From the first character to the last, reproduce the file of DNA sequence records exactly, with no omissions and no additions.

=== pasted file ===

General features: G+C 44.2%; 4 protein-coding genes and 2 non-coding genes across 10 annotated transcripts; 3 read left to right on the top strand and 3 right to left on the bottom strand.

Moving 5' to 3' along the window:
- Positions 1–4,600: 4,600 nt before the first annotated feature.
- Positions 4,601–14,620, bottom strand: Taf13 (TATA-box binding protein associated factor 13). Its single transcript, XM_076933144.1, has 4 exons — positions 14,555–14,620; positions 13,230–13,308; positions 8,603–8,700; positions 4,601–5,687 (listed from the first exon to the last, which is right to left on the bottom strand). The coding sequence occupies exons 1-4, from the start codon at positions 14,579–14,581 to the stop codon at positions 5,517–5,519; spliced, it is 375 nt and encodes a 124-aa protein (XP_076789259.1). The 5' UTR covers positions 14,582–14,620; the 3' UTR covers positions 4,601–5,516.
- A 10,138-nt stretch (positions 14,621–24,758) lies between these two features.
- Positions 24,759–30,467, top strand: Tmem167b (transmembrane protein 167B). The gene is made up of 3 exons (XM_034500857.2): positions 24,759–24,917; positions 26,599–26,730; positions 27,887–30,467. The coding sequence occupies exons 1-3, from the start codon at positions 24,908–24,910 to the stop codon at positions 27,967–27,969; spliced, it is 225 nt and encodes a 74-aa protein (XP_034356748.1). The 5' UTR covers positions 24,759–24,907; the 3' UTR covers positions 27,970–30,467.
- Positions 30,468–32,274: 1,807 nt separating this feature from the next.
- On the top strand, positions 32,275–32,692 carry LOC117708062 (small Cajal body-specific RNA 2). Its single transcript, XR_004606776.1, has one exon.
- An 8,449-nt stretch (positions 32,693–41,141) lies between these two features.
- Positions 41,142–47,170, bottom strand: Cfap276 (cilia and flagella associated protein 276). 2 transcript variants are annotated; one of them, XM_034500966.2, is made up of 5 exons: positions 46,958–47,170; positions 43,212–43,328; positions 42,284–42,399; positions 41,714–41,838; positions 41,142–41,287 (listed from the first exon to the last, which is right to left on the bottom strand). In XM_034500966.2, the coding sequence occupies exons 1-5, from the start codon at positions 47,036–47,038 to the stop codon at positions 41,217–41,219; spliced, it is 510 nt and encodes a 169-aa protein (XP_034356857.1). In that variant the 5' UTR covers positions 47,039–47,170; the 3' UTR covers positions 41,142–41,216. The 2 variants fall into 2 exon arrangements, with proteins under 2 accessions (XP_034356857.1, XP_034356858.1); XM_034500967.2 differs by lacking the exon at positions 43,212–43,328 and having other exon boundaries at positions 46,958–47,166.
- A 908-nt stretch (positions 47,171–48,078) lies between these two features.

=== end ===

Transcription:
General features: G+C 44.2%; 4 protein-coding genes and 2 non-coding genes across 10 annotated transcripts; 3 read left to right on the top strand and 3 right to left on the bottom strand.

Moving 5' to 3' along the window:
- Positions 1–4,600: 4,600 nt before the first annotated feature.
- Positions 4,601–14,620, bottom strand: Taf13 (TATA-box binding protein associated factor 13). Its single transcript, XM_076933144.1, has 4 exons — positions 14,555–14,620; positions 13,230–13,308; positions 8,603–8,700; positions 4,601–5,687 (listed from the first exon to the last, which is right to left on the bottom strand). The coding sequence occupies exons 1-4, from the start codon at positions 14,579–14,581 to the stop codon at positions 5,517–5,519; spliced, it is 375 nt and encodes a 124-aa protein (XP_076789259.1). The 5' UTR covers positions 14,582–14,620; the 3' UTR covers positions 4,601–5,516.
- A 10,138-nt stretch (positions 14,621–24,758) lies between these two features.
- Positions 24,759–30,467, top strand: Tmem167b (transmembrane protein 167B). The gene is made up of 3 exons (XM_034500857.2): positions 24,759–24,917; positions 26,599–26,730; positions 27,887–30,467. The coding sequence occupies exons 1-3, from the start codon at positions 24,908–24,910 to the stop codon at positions 27,967–27,969; spliced, it is 225 nt and encodes a 74-aa protein (XP_034356748.1). The 5' UTR covers positions 24,759–24,907; the 3' UTR covers positions 27,970–30,467.
- Positions 30,468–32,274: 1,807 nt separating this feature from the next.
- On the top strand, positions 32,275–32,692 carry LOC117708062 (small Cajal body-specific RNA 2). Its single transcript, XR_004606776.1, has one exon.
- An 8,449-nt stretch (positions 32,693–41,141) lies between these two features.
- Positions 41,142–47,170, bottom strand: Cfap276 (cilia and flagella associated protein 276). 2 transcript variants are annotated; one of them, XM_034500966.2, is made up of 5 exons: positions 46,958–47,170; positions 43,212–43,328; positions 42,284–42,399; positions 41,714–41,838; positions 41,142–41,287 (listed from the first exon to the last, which is right to left on the bottom strand). In XM_034500966.2, the coding sequence occupies exons 1-5, from the start codon at positions 47,036–47,038 to the stop codon at positions 41,217–41,219; spliced, it is 510 nt and encodes a 169-aa protein (XP_034356857.1). In that variant the 5' UTR covers positions 47,039–47,170; the 3' UTR covers positions 41,142–41,216. The 2 variants fall into 2 exon arrangements, with proteins under 2 accessions (XP_034356857.1, XP_034356858.1); XM_034500967.2 differs by lacking the exon at positions 43,212–43,328 and having other exon boundaries at positions 46,958–47,166.
- A 908-nt stretch (positions 47,171–48,078) lies between these two features.